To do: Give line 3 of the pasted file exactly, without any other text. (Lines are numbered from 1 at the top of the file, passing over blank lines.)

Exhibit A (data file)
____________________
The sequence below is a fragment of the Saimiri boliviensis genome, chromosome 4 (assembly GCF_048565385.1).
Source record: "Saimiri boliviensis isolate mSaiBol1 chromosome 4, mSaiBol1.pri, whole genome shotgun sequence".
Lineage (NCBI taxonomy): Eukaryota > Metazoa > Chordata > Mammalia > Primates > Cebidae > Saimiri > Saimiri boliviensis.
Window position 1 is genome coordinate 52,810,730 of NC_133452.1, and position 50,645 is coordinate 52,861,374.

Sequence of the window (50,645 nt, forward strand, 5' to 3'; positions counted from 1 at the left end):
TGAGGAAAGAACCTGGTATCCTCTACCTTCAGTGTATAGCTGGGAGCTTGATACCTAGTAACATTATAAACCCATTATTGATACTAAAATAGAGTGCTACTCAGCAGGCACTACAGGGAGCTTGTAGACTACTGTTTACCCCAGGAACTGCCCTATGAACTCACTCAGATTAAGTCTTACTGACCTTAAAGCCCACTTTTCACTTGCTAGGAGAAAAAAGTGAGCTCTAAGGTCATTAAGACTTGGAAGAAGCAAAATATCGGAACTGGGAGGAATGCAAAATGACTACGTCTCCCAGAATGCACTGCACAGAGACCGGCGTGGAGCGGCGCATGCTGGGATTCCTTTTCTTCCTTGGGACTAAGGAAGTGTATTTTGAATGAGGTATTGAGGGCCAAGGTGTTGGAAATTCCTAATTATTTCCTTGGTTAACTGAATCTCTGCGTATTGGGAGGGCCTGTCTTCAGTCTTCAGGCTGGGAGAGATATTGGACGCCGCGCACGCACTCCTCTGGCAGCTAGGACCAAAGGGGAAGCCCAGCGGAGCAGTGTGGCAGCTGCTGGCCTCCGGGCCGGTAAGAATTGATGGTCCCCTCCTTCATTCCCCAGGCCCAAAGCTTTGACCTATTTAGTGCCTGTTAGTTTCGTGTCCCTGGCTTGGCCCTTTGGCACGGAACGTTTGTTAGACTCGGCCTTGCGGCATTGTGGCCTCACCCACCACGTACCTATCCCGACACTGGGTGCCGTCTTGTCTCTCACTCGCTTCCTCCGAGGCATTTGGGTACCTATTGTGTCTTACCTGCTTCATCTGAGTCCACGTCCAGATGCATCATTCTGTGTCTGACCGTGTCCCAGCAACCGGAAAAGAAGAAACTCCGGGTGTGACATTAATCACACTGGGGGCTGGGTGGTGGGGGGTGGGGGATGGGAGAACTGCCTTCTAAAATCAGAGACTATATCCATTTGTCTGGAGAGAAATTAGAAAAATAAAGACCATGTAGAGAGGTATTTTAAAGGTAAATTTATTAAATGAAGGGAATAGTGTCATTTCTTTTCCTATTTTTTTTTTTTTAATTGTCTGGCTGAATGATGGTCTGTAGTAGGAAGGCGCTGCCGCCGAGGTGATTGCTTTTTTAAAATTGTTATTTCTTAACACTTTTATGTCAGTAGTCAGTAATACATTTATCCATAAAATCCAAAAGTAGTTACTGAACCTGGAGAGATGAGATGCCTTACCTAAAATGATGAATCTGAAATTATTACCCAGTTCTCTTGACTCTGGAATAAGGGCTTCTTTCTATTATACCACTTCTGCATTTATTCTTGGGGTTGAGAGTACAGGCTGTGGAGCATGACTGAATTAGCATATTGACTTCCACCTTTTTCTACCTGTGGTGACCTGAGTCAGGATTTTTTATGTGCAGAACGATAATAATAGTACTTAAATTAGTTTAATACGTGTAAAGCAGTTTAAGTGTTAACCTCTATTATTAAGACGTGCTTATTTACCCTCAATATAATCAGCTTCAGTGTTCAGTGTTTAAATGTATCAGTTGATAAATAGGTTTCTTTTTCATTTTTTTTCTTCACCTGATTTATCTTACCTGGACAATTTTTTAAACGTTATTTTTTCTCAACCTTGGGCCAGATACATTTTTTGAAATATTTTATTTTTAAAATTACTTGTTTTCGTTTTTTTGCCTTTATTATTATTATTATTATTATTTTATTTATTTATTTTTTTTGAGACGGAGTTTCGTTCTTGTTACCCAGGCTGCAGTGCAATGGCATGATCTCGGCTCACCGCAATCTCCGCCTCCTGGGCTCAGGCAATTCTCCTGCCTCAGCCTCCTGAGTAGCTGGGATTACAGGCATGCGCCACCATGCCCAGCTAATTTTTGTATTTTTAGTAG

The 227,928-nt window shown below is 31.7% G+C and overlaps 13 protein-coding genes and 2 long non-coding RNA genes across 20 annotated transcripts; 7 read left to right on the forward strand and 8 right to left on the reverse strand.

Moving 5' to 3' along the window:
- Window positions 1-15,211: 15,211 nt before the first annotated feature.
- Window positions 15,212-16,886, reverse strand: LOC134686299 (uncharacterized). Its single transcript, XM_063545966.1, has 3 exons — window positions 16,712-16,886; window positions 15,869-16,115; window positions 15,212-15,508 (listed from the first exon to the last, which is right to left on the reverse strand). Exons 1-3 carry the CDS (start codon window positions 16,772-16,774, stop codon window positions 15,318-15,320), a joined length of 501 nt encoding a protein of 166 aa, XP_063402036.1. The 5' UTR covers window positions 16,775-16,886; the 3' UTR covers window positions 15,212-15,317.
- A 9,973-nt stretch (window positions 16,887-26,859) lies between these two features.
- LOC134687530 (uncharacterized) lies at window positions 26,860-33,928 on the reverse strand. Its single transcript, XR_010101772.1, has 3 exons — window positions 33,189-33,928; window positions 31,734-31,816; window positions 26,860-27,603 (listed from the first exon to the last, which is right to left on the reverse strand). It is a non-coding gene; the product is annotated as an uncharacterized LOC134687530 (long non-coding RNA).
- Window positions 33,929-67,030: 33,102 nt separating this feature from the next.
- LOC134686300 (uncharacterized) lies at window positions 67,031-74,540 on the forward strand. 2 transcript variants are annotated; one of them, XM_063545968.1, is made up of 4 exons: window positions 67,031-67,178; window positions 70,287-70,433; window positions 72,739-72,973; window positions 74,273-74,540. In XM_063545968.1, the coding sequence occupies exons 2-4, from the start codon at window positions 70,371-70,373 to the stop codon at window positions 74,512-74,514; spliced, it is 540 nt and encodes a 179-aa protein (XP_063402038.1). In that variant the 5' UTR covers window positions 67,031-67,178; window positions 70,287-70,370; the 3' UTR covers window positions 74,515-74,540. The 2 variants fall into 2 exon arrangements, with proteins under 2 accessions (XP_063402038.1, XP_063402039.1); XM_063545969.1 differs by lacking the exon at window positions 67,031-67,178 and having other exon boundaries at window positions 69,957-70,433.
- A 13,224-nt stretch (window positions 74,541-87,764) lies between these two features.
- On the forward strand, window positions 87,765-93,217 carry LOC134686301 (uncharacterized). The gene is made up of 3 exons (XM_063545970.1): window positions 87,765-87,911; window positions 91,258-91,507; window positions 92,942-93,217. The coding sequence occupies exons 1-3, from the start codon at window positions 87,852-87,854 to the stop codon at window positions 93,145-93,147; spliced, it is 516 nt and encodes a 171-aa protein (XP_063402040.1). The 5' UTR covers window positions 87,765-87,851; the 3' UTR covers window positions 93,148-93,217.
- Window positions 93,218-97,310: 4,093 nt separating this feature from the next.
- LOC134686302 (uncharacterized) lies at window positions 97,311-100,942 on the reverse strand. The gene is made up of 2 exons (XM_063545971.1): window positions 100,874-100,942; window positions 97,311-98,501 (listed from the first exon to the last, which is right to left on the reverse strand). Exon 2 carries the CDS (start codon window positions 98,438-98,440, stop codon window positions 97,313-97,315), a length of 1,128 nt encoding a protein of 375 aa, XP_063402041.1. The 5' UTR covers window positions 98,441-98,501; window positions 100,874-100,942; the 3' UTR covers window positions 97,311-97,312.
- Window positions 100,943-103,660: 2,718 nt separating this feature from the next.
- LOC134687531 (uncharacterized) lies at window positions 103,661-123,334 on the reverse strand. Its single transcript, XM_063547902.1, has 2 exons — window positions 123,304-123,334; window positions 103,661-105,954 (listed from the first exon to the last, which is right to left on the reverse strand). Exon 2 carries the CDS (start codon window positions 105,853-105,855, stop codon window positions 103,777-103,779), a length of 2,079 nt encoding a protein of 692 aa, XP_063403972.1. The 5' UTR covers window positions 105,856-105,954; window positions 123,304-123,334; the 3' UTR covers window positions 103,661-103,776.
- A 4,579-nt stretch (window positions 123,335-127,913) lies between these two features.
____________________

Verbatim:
Lineage (NCBI taxonomy): Eukaryota > Metazoa > Chordata > Mammalia > Primates > Cebidae > Saimiri > Saimiri boliviensis.